Memorandum by the Ambassador in Japan (Grew)

At the end of my conversation this morning with the Minister for Foreign Affairs he said that he would like to explain to me the background of the announcement made by the Japanese Government yesterday. The Minister said that through the good offices of the German Ambassador certain peace proposals were made to the Chinese Government in December and that an answer was expected during the early part of January. On January 14th the Chinese Government returned a “perfunctory” reply merely asking for further information concerning the proposed terms. The Japanese Government then became convinced of the futility of further negotiations and decided to have no further dealings with the Government now located in Hankow. The Minister said that this did not involve a specific act effecting a breach of diplomatic relations but simply meant a cessation of dealings with Hankow on the ground that the Government in Hankow no longer represents China. The Minister said that there would be no immediate recognition of any regime but that the Japanese Government would await developments. The regime in North China would constitute the “basic power” of whatever government should eventually be recognized and that that government would include such regimes as were friendly to Japan. It was not possible as yet to foresee whether such a regime would develop in Nanking.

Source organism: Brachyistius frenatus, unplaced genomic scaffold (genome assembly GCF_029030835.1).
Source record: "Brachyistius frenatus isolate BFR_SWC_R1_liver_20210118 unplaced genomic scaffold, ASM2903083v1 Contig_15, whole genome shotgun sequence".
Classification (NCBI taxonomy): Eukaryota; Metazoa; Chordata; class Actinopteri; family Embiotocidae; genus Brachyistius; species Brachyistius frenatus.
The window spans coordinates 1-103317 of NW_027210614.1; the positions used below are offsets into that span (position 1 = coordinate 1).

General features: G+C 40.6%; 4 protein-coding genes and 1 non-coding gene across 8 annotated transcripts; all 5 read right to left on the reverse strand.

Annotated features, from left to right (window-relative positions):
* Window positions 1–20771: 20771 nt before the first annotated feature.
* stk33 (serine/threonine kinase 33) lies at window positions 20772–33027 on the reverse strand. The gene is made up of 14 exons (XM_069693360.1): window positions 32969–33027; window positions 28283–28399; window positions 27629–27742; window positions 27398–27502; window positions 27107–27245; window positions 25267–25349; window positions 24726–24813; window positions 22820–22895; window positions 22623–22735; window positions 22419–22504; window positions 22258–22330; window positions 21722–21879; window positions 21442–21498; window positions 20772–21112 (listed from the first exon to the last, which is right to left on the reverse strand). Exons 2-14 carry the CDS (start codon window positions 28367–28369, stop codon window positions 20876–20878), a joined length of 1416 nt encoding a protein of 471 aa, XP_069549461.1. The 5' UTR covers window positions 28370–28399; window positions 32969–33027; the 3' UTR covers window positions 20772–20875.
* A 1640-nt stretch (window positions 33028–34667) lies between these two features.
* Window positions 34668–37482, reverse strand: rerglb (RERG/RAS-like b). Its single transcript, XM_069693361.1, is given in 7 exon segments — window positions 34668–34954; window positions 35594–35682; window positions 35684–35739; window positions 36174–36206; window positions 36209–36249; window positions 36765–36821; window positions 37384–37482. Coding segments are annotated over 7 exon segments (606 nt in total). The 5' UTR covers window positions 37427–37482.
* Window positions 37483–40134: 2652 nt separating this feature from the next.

J[oseph] C. G[rew]